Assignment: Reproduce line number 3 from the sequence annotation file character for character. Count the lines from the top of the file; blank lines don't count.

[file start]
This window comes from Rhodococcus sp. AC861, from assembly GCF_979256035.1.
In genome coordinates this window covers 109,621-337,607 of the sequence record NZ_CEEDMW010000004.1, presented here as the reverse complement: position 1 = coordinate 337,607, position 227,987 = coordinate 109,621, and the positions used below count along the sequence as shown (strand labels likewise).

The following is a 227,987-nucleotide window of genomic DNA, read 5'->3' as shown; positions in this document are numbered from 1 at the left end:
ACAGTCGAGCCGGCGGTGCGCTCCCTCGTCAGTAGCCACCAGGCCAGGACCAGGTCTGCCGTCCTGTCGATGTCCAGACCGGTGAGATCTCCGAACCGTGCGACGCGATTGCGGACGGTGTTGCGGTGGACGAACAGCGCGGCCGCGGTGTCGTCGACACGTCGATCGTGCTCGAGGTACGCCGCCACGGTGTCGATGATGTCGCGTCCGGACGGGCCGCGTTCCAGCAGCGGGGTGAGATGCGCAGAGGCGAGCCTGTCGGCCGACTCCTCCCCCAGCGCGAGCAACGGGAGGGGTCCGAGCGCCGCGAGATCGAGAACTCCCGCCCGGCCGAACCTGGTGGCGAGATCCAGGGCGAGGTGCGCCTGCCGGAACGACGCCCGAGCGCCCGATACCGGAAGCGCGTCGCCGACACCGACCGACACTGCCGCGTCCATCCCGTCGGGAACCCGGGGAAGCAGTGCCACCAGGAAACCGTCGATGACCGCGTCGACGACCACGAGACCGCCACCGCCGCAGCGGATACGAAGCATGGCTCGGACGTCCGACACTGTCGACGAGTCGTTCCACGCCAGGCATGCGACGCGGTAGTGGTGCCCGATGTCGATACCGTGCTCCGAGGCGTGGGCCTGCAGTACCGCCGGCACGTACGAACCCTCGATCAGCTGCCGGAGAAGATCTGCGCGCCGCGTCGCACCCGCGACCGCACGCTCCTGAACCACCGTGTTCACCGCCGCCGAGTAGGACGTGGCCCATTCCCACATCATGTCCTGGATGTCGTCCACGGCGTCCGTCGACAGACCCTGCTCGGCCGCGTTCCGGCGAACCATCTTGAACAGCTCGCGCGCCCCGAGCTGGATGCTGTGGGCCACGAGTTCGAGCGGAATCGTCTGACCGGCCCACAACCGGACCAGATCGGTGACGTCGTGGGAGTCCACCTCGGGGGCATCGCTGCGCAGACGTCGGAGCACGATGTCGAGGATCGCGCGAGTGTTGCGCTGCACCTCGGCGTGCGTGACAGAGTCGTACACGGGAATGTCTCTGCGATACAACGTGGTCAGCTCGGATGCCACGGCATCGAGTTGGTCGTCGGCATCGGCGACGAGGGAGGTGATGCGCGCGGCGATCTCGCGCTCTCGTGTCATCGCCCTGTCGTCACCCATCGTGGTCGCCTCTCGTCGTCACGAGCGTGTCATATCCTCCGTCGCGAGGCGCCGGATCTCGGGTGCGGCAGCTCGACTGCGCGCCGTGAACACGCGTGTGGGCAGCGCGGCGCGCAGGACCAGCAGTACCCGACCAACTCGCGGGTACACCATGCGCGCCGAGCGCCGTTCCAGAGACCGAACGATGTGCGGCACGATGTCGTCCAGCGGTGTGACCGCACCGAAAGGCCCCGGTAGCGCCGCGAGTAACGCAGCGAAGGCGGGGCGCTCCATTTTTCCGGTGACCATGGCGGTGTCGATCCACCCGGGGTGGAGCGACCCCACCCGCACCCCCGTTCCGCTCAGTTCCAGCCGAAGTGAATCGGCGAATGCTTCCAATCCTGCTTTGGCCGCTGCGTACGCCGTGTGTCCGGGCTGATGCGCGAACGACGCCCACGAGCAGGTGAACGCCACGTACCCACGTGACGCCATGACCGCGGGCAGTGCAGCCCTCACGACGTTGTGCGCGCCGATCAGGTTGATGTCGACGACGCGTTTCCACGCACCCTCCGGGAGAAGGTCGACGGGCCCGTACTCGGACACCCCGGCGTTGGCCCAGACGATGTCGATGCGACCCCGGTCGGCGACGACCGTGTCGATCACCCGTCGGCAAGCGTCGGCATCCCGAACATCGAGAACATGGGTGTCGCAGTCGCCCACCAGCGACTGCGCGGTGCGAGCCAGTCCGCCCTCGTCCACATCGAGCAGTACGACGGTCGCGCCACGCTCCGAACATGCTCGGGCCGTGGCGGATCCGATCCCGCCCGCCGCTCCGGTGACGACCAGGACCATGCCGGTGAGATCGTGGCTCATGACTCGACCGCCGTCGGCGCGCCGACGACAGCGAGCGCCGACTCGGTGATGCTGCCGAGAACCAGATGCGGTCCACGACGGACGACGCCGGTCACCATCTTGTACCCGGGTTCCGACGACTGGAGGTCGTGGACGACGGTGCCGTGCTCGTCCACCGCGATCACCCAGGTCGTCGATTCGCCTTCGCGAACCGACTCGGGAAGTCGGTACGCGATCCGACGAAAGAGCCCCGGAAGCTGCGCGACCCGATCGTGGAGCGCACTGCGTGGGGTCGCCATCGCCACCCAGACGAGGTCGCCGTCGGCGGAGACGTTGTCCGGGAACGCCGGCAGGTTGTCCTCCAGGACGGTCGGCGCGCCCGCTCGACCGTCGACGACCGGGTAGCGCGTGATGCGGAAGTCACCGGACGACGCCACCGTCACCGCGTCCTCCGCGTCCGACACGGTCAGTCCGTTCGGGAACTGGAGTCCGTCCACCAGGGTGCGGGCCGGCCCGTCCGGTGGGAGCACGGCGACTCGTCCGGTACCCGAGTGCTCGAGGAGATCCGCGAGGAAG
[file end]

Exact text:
The following is a 227,987-nucleotide window of genomic DNA, read 5'->3' as shown; positions in this document are numbered from 1 at the left end: